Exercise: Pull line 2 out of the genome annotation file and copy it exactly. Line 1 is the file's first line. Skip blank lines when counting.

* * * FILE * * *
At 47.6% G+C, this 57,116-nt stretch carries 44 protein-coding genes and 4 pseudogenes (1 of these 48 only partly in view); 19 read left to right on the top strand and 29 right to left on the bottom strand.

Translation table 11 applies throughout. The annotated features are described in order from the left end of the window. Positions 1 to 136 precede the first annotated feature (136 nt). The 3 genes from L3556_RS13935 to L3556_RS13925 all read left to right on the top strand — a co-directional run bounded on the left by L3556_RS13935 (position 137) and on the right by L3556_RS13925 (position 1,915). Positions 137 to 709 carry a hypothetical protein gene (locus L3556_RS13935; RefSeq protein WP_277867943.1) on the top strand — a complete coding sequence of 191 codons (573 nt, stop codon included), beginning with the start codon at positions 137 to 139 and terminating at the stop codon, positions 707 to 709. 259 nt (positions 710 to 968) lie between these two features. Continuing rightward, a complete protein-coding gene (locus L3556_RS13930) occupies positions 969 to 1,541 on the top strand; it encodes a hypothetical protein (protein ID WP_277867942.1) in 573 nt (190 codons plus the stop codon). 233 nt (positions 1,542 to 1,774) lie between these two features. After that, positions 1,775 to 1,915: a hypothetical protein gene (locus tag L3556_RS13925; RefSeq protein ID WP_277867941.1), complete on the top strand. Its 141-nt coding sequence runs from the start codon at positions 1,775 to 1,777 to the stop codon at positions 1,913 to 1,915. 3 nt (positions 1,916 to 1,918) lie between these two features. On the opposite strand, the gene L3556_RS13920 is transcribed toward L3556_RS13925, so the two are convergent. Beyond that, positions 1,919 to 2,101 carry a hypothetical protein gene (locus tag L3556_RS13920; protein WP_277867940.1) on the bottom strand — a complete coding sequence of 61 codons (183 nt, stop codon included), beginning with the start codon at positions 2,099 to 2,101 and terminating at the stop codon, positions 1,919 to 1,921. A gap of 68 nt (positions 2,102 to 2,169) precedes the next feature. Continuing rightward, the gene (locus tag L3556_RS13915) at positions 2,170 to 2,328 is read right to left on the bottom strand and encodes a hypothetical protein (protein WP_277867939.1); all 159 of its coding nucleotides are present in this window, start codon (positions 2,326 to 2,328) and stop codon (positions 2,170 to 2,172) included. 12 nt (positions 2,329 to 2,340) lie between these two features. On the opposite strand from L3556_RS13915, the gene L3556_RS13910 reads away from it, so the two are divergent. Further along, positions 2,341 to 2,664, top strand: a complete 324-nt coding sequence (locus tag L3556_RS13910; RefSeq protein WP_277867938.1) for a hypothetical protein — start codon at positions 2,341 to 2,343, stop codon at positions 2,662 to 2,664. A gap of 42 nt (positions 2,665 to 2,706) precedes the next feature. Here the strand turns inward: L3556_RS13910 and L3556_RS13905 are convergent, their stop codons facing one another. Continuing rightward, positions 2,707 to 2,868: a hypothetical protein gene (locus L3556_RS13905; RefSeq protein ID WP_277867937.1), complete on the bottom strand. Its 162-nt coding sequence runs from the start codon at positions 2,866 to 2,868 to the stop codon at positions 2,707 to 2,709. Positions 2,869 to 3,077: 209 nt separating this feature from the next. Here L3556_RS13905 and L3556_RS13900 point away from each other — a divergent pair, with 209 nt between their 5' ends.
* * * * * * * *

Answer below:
Translation table 11 applies throughout. The annotated features are described in order from the left end of the window. Positions 1 to 136 precede the first annotated feature (136 nt). The 3 genes from L3556_RS13935 to L3556_RS13925 all read left to right on the top strand — a co-directional run bounded on the left by L3556_RS13935 (position 137) and on the right by L3556_RS13925 (position 1,915). Positions 137 to 709 carry a hypothetical protein gene (locus L3556_RS13935; RefSeq protein WP_277867943.1) on the top strand — a complete coding sequence of 191 codons (573 nt, stop codon included), beginning with the start codon at positions 137 to 139 and terminating at the stop codon, positions 707 to 709. 259 nt (positions 710 to 968) lie between these two features. Continuing rightward, a complete protein-coding gene (locus L3556_RS13930) occupies positions 969 to 1,541 on the top strand; it encodes a hypothetical protein (protein ID WP_277867942.1) in 573 nt (190 codons plus the stop codon). 233 nt (positions 1,542 to 1,774) lie between these two features. After that, positions 1,775 to 1,915: a hypothetical protein gene (locus tag L3556_RS13925; RefSeq protein ID WP_277867941.1), complete on the top strand. Its 141-nt coding sequence runs from the start codon at positions 1,775 to 1,777 to the stop codon at positions 1,913 to 1,915. 3 nt (positions 1,916 to 1,918) lie between these two features. On the opposite strand, the gene L3556_RS13920 is transcribed toward L3556_RS13925, so the two are convergent. Beyond that, positions 1,919 to 2,101 carry a hypothetical protein gene (locus tag L3556_RS13920; protein WP_277867940.1) on the bottom strand — a complete coding sequence of 61 codons (183 nt, stop codon included), beginning with the start codon at positions 2,099 to 2,101 and terminating at the stop codon, positions 1,919 to 1,921. A gap of 68 nt (positions 2,102 to 2,169) precedes the next feature. Continuing rightward, the gene (locus tag L3556_RS13915) at positions 2,170 to 2,328 is read right to left on the bottom strand and encodes a hypothetical protein (protein WP_277867939.1); all 159 of its coding nucleotides are present in this window, start codon (positions 2,326 to 2,328) and stop codon (positions 2,170 to 2,172) included. 12 nt (positions 2,329 to 2,340) lie between these two features. On the opposite strand from L3556_RS13915, the gene L3556_RS13910 reads away from it, so the two are divergent. Further along, positions 2,341 to 2,664, top strand: a complete 324-nt coding sequence (locus tag L3556_RS13910; RefSeq protein WP_277867938.1) for a hypothetical protein — start codon at positions 2,341 to 2,343, stop codon at positions 2,662 to 2,664. A gap of 42 nt (positions 2,665 to 2,706) precedes the next feature. Here the strand turns inward: L3556_RS13910 and L3556_RS13905 are convergent, their stop codons facing one another. Continuing rightward, positions 2,707 to 2,868: a hypothetical protein gene (locus L3556_RS13905; RefSeq protein ID WP_277867937.1), complete on the bottom strand. Its 162-nt coding sequence runs from the start codon at positions 2,866 to 2,868 to the stop codon at positions 2,707 to 2,709. Positions 2,869 to 3,077: 209 nt separating this feature from the next. Here L3556_RS13905 and L3556_RS13900 point away from each other — a divergent pair, with 209 nt between their 5' ends.